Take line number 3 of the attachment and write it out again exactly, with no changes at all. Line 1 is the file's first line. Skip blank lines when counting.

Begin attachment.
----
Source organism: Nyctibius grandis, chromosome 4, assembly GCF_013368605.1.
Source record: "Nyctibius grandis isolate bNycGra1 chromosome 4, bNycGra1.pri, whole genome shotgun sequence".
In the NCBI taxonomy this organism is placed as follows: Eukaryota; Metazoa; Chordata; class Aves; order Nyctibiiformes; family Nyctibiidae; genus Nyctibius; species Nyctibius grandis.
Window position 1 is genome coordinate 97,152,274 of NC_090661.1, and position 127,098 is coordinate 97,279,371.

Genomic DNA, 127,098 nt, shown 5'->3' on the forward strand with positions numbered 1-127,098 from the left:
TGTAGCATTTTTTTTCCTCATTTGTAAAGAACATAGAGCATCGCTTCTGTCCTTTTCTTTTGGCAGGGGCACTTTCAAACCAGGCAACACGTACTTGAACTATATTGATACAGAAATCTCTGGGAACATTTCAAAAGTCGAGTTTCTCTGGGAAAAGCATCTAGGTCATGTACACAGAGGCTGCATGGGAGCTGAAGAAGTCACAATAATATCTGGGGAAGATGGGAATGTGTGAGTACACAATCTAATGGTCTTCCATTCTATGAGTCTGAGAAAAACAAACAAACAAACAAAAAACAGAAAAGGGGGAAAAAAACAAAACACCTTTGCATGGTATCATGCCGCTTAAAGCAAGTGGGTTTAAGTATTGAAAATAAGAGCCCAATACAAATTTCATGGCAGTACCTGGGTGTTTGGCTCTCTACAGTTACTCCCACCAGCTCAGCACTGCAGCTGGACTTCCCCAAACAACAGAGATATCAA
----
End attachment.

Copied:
In the NCBI taxonomy this organism is placed as follows: Eukaryota; Metazoa; Chordata; class Aves; order Nyctibiiformes; family Nyctibiidae; genus Nyctibius; species Nyctibius grandis.